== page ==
Minds of Modern Mathematics. IBM/Eames Office. For iPad. Free download.
Reviewed by Jennifer Ouellette
Visitors to the New York Hall of Science in Queens can browse through an impressive installation called "Mathematica: A World of Numbers... and Beyond." Now that exhibit has a digital equivalent in Minds of Modern Mathematics, a new interactive iPad app from IBM/Eames Office released last year.
The original installation dates back to 1961, when the California Museum of Science and Industry opened in Los Angeles, and asked IBM to contribute an exhibit. IBM tapped designer Charles Eames and his wife Ray Eames -- inventors of the classic "Eames chair" among other items -- and the result was "Mathematica."
A duplicate exhibit was made for the Museum of Science and Industry later in 1961, which has since been sold to Boston's Museum of Science as a permanent display (a QuickTime VR can be found here). And in 1964, another copy of the exhibit debuted at the New York World's Fair.
This new iPad app is based on a timeline poster produced in 1966 that grew out of the original "Mathematica" exhibit, featuring the men of modern mathematics from 1000 AD through 1960. So it's got quite an esteemed pedigree. Unfortunately, the end result is disappointing. The original was hugely popular, inspiring the public to embrace math and science; the strongest emotion elicited by the iPad version is a muted "Meh" -- at least in this reader.
It is not without its merits. There are over 500 very short biographies and milestones included in the timeline, complete with colorful images. But it would have been nice to extend and update the original timeline beyond 1960, and maybe include a few more women so that poor Emmy Noether has some company. Yes, men have dominated the field, but it need not be such an unrelenting sausage fest. Where is Sophie Germain? Maria Gaetana Agnesi? Sophia Kovaleskaya (a.ka. Sonia Kovalevsky)?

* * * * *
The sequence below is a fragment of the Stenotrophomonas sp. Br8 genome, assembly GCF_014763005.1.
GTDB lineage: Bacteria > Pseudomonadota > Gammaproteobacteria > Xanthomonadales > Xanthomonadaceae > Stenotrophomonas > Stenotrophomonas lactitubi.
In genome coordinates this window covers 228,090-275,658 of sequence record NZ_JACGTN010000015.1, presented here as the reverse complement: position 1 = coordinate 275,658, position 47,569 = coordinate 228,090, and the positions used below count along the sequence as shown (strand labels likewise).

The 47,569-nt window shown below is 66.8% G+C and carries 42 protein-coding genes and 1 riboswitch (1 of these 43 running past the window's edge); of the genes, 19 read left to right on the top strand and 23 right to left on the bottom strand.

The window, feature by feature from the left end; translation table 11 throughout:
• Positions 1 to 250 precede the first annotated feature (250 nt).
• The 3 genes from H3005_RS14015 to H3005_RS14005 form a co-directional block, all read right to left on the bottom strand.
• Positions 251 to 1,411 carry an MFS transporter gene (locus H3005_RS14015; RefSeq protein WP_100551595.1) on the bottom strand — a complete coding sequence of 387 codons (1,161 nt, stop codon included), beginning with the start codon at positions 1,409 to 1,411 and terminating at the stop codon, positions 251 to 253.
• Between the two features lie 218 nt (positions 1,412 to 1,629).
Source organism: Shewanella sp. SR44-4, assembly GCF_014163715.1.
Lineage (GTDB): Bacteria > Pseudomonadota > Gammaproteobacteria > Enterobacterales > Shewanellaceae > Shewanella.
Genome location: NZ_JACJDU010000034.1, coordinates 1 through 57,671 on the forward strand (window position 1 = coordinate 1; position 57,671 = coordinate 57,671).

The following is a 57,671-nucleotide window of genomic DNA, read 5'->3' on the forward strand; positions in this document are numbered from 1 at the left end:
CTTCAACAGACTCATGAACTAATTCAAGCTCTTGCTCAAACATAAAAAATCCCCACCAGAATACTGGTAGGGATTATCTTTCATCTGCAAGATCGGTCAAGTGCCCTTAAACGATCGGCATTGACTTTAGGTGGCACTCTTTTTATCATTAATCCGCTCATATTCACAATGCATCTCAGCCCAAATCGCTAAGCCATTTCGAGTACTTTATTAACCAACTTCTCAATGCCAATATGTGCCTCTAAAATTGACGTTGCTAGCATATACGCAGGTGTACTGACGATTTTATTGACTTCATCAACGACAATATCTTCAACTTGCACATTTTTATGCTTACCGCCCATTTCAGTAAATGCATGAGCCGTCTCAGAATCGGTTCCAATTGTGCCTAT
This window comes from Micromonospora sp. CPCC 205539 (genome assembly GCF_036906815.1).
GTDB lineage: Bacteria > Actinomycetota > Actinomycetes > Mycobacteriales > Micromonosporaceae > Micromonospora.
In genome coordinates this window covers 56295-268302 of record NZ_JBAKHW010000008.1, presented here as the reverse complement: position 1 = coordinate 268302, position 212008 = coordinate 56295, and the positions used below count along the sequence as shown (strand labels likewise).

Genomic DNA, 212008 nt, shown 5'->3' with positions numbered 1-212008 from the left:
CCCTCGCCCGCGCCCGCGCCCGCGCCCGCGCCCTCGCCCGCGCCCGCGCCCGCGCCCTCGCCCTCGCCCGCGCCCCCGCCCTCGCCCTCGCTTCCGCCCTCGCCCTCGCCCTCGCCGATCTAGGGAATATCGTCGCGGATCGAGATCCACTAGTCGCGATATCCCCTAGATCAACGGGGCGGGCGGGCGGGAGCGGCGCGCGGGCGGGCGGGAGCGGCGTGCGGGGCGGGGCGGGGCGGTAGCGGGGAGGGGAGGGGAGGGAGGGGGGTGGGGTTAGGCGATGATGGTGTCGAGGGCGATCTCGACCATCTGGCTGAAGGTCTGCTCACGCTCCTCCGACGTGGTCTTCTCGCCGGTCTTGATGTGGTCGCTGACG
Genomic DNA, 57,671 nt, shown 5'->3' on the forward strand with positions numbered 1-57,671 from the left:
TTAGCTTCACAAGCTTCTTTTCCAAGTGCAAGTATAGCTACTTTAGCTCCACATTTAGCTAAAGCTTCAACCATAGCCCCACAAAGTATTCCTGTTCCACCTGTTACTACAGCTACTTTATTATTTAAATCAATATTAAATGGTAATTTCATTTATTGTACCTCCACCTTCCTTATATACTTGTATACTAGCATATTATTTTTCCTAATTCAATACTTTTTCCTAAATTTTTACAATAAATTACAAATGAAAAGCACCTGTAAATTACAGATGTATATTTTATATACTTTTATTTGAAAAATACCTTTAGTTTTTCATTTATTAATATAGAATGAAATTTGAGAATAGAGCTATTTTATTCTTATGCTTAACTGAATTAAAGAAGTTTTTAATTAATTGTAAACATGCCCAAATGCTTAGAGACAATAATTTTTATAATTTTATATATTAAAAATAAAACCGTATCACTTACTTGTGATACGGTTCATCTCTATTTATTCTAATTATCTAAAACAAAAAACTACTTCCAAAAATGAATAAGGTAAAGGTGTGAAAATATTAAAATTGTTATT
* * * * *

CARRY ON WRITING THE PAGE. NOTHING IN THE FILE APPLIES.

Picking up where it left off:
The best feature of the iPad app is the inclusion of the IBM Math Peep Shows, a series of short films created by the Eames for the original exhibit on such topics as symmetry, topology, exponents, the story of how Eratosthenes measured the Earth, and mathematical functions:
I embedded that video from YouTube. And therein lies the biggest shortcoming of Minds of Modern Mathematics: everything on it is pretty much publically available in this digital age -- the biographies are little more than brief paragraphs with links to Wikipedia entries, which is the epitome of laziness.
Seriously: would it have killed IBM to at least commission some original copy to really bring the stories and personalities alive? How about designing a few interactive functions to enable users to get their hands dirty, virtually speaking, and explore some of the cooler aspects of the world of math that way? The Eames videos are charming, but they're still passive. Math, like physics, is more of a contact sport.
This is a real shame, because Minds of Modern Mathematics is touted as a tribute to the creative and intellectual legacy of Charles and Ray Eames, who embodied the spirit of innovation. They deserve something more than a slick repackaging of old material.
Then again, the app is free. I guess you get what you pay for.
Image: IBM's Mathematica exhibit at the 1964 World's Fair. Credit: IBM.
Jennifer Ouellette is the author of several popular science books, most recently The Calculus Diaries: How Math Can Help You Lose Weight, Win in Vegas, and Survive a Zombie Apocalypse and the forthcoming Me, Myself and Why: Searching for the Science of Self. She also blogs at Cocktail Party Physics. Follow her on Twitter.